The Bosch court determined that when a federal statute is involved, the decision of a state trial court is not controlling; however, the IRS must follow a decision of the state's highest court. If there's no decision by the state's highest court, then “federal authority must apply what it finds to be the state law after giving ‘proper regard’ to relevant rulings of other courts of the state.”12 In effect, the IRS is required to give “proper regard” to any relevant state statutes, court decisions and administrative determinations in reaching its conclusion as to the effectiveness of the lower court decision. The Bosch court explained that “[i]n this respect, it [federal authority — IRS] may be said to be, in effect, sitting as a state court.”13 In application, this has historically meant that many state lower court modifications haven't necessarily been determinative of the federal tax outcome due to the lack of definitive state law for which the IRS could apply “proper regard” when “sitting as a state court.”

Retroactive Modifications

With the adoption of the UTC in many states and the addition by non-UTC states of liberalized modification statutes, taxpayers are now encountering fewer roadblocks in terms of the IRS recognizing the binding effect of a lower state court ruling.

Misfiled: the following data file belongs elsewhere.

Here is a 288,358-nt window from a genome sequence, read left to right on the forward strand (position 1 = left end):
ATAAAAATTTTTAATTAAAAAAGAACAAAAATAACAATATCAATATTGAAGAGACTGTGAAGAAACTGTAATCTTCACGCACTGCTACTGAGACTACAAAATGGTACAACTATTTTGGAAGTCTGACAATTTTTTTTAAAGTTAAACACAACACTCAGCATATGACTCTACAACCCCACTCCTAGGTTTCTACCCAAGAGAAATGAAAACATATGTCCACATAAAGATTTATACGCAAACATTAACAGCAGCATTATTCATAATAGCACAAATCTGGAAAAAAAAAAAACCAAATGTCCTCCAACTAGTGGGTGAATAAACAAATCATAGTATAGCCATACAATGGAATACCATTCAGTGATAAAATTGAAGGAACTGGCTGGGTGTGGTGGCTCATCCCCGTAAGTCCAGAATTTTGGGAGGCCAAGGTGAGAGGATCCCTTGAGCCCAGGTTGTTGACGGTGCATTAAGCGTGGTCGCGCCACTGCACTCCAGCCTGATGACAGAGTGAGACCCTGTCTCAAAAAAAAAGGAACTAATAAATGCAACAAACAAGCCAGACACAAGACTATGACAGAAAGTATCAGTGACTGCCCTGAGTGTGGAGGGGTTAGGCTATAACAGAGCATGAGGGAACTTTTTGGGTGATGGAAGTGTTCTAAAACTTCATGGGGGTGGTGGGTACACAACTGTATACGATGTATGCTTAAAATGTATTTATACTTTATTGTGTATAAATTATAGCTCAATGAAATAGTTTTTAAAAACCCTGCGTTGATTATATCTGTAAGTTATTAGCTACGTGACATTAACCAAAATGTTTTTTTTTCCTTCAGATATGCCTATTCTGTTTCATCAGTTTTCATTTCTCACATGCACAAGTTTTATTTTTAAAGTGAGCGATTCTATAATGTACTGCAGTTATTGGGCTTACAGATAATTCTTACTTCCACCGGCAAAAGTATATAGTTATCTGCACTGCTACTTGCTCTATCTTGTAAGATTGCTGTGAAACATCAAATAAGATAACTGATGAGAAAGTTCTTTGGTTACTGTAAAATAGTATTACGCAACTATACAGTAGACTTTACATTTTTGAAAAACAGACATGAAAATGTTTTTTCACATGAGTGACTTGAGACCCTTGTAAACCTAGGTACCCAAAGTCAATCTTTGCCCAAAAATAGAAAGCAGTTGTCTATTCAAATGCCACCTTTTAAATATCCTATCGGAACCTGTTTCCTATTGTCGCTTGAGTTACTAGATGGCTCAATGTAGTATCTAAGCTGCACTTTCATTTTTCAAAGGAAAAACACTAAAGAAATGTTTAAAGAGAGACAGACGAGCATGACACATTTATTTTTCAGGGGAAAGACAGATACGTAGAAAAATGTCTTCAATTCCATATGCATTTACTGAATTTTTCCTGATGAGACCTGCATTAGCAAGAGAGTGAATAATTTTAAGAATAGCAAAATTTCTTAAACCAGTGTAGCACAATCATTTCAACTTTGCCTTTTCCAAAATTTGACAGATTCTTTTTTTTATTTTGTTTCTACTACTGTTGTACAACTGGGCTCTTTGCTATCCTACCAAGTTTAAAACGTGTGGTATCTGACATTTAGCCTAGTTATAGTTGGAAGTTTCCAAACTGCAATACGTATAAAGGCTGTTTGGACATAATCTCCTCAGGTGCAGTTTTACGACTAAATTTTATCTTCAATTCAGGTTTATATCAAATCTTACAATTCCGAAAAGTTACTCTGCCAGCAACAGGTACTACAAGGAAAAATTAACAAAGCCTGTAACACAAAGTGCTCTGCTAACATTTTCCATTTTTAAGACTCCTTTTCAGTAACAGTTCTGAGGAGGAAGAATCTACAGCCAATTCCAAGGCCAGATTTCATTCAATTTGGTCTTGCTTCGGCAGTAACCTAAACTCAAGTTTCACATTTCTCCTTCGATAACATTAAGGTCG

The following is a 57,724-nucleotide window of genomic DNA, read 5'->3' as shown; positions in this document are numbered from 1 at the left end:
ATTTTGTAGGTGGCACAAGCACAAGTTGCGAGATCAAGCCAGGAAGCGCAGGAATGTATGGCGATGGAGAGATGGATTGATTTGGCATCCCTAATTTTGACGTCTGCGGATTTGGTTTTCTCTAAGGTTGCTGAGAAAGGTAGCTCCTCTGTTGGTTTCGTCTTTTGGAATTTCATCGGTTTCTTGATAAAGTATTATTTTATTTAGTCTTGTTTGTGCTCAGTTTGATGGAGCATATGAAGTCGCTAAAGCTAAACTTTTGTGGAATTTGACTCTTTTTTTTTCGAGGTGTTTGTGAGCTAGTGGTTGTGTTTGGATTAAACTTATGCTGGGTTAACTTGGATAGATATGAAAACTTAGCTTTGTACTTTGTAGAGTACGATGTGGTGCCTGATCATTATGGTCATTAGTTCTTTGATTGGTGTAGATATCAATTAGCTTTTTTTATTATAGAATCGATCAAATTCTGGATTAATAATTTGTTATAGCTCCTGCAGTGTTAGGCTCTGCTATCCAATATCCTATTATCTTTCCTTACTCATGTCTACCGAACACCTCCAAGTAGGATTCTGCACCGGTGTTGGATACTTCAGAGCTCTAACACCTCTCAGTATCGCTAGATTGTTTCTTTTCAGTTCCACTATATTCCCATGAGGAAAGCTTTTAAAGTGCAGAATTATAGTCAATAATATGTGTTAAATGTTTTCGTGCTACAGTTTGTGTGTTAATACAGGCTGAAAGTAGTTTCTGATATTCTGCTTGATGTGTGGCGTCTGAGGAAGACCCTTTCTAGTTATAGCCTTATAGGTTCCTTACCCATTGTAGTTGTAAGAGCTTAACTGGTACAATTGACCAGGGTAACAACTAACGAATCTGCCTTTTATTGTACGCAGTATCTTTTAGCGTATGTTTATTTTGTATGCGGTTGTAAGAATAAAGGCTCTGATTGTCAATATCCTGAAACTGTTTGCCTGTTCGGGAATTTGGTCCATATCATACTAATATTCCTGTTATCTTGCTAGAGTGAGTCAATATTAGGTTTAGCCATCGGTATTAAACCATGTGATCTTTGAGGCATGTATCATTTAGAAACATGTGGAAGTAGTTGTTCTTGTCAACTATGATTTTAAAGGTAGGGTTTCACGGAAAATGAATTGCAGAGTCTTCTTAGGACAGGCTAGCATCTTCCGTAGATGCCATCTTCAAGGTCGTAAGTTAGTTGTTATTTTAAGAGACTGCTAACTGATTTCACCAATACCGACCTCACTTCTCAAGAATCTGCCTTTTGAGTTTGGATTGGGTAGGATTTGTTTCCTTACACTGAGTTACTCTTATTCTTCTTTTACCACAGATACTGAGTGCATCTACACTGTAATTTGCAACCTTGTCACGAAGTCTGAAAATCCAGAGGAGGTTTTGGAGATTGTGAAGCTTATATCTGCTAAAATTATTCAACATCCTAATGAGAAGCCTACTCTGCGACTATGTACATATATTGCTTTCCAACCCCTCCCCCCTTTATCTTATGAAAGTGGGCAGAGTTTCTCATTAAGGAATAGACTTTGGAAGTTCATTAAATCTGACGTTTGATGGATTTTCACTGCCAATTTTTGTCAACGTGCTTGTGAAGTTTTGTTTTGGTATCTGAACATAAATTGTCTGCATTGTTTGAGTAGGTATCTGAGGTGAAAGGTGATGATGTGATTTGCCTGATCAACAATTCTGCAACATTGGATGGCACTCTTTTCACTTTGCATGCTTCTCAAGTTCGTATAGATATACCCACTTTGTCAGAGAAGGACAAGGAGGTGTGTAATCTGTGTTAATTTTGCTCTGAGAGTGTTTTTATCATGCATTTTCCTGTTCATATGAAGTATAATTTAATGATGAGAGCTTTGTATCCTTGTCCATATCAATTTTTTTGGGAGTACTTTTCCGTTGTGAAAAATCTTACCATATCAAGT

Recently, taxpayers have been successful in obtaining favorable private letter rulings14 from the IRS, even though the modification of the trust in question is a result of a lower court order or parties' agreement. These favorable rulings have consistently held that the lower court decision or parties' agreement is “consistent with the state law that would be applied by the state's highest court.”15

Of particular note is the success rate of PLR requests for modifications to alter a power of appointment. Even when a trust is irrevocable and the settlor of the trust is deceased, the IRS has demonstrated its willingness to allow retroactive modifications from a general power of appointment, resulting in estate taxation at the holder's death, to a limited power of appointment, resulting in no estate tax consequence to the holder.16

The IRS has also issued PLRs approving changes made by agreement of the beneficiaries and pursuant to a special trustee's authority under the trust agreement, to decant trust assets from the original trust to a receiving trust.17

No Retroactive Effect

Notwithstanding the taxpayers' success, the courts and the IRS have consistently held that the IRS won't recognize a modification of a trust if the tax consequence has already taken place.18 The Tax Court has stated that “we are not bound to give effect to a local court order which modifies that document after [the IRS] has acquired rights to tax revenues under its terms.”19 The government's response, therefore, isn't that it refuses to recognize the legal effect of the lower court modification, but that it refuses to allow the lower court ruling to have an effect on the already occurred tax consequence.